Hi…my name is Jacki Marshall, and I am from Charlotte, North Carolina working with the remarkable Kraban Support Foundation in Ghana. It is my first time in West Africa, and I was very excited about coming…..it is very different from East Africa, an area I am more familiar with. I shall be sending weekly posts back to the Kiva site, and I would love for you to join me on this amazing journey……Get ready for the ride…..I am!

The pre-departure was interesting. Where was I going to stay? How was I going to get my visa managed fifteen days before my departure….I did not feel comfortable being parted from my passport so close to my departure. Fortunately, it is possible to receive a 30 day visa at the airport upon arrival for $100. I went for this option knowing I could extend it later.

As providence would have it….. I had a family to stay with when I first arrived; I had met the daughter Regina in Charlotte quite by accident six weeks before I was leaving for Ghana. The last Sunday before my departure Regina and Rachel from Congo came over to my house in Charlotte, North Carolina and cooked a wonderful Ghanaian dish “red red”……and fried plantain…. I was hooked!

I was “on go”…..after a short two day hiatus in England visiting my family, I took off with Ghana International Airlines…six hours later we touched down in Accra, only one hour behind GMT.

It took nearly two hours to get to my new home where I would be staying with Regina’s mother, Ami. Two to three hours to get anywhere in Accra is quite typical as we were to later find out. Accra is one of the largest, most congested urban cities I have experienced. With over six million people, it keeps “bulging” as more and more people move in from the country seeking the “bright city lights”…. and a better life. All the streets are lined up with small kiosks, tables, peddlers carrying their goods on their heads……all “squeaking out” a living, mostly by small businesses, such as food kiosks, fresh vegetable stands, small provision kiosks, coconut stands, small drink stands, mobile phone “top ups,” where you add time to your mobile phones. Trading is the economy; “Each buys a little from each other.”

I found the heat challenging. I had never been this HOT in my life, and I have been fortunate to travel to many subtropical countries prior to Ghana. This was the hottest yet. Night time is the worst……because 60-70% of the time Accra does not have power…and therefore, no ceiling fans. No sweat lodges needed here!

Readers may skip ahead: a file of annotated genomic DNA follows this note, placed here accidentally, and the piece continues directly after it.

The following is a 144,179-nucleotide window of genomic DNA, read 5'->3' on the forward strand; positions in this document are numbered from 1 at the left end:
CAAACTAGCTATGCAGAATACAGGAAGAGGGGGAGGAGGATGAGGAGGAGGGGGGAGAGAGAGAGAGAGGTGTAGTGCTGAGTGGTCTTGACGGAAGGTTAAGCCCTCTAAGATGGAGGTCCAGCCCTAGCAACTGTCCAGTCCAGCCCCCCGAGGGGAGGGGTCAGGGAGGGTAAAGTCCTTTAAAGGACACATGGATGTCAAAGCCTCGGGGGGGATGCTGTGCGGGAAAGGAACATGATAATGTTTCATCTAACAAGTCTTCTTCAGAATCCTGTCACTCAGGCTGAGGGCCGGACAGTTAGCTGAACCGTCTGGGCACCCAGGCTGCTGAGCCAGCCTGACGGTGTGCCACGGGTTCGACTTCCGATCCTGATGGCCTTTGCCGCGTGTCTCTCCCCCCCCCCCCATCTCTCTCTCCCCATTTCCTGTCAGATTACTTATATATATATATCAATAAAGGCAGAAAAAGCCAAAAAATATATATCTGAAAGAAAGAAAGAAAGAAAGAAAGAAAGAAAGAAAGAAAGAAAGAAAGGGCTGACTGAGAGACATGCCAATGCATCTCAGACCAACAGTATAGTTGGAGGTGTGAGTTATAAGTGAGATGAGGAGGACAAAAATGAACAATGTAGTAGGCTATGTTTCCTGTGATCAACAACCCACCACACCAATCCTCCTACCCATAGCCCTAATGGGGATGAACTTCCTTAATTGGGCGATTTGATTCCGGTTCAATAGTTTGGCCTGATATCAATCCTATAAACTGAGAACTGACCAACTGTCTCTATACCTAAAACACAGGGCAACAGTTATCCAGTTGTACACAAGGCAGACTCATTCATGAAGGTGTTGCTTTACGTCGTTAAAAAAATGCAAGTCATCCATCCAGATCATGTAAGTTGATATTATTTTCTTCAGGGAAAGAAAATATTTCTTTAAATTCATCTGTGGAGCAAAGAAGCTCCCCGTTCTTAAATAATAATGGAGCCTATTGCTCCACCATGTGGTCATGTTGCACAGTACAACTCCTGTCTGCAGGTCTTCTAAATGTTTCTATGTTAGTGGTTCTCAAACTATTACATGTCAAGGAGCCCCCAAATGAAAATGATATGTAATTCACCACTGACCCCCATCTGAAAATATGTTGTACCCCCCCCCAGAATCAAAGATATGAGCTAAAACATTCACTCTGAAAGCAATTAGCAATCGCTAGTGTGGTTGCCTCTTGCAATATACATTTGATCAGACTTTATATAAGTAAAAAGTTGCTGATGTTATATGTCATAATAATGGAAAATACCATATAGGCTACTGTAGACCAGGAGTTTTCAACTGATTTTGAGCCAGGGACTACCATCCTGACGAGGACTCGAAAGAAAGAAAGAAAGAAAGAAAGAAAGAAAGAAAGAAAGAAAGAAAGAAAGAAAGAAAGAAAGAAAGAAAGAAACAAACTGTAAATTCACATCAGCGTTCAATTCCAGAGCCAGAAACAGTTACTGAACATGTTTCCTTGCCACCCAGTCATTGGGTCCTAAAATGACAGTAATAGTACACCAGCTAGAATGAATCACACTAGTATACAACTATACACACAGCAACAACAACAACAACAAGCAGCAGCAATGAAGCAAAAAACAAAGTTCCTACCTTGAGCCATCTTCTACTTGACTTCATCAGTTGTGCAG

My host Ami lives in Osadakaye, one of the more, densely populated districts of Greater Accra. Her nickname is “auntie,” and she is 67 with four grown children of her own. Three live abroad, one in London and two in the USA, one of which is Regina, my new found friend. She presently takes care of three school age “cousins”–Priscilla (15), Leticia (13) and little Jason who is 2 years. When I got there Jason was just getting over a cough and malaria. Ami supports them, pays for their school fees; in return, they help out around the house. Priscilla and Leuticia wake up at 5:30 am and have chores to do before going to school at 7:30 am. This continues after school. They usually cook the evening meal and help run “Aunties” drinks bar that is in front of her house. The drink bar closes at 9 pm. It is finally time for bed.

This extended family arrangement is very typical. Caring for extended family members is a cultural norm in Ghana. Ghanaians expect it from each other, particularly if a family member appears to be doing well. Contributing factors might be the death or illness of a parent, but more commonplace are the financial challenges a particular family may face. I find it a very attractive characteristic of the Ghanaian culture.

The power situation is serious. The power is out 60-70% of the time, and it has had a huge economic impact on the country (and our journaling!). Many small and medium sized businesses have gone out of business. The power outages started in October 2006. Apparently, the hydro-electric turbines were placed at too high a level, in the event of a low water level, which is now the case. It has made life very challenging. Fortunately, the power outages are equitably distributed through out Accra. The power situation makes us “plan ahead”……we make sure the cell phone, laptops, camera chargers etc. are CHARGED just in case.

To give you a couple of “windows” into life without power, we have attempted to download information four times in two days from an internet café, only to be told three times there is no power, and on the last attempt when there was power, network access was slow, and to come back later!

Similarly, in another instance, I wanted to send an email to Delana my Kiva Fellow in Ghana before she left Houston. She was joining me four days later. Whilst I was in Nana’s (Kraban’s Executive Director) office writing it, there was no power….then after about three hours, magically, we both heard the light, slow buzz of the power coming back on. What a lovely sound! We jumped on the internet and we were connected. I shall never take my internet access for granted ever again. One of the many, many life appreciating insights…. that continue to unfold.

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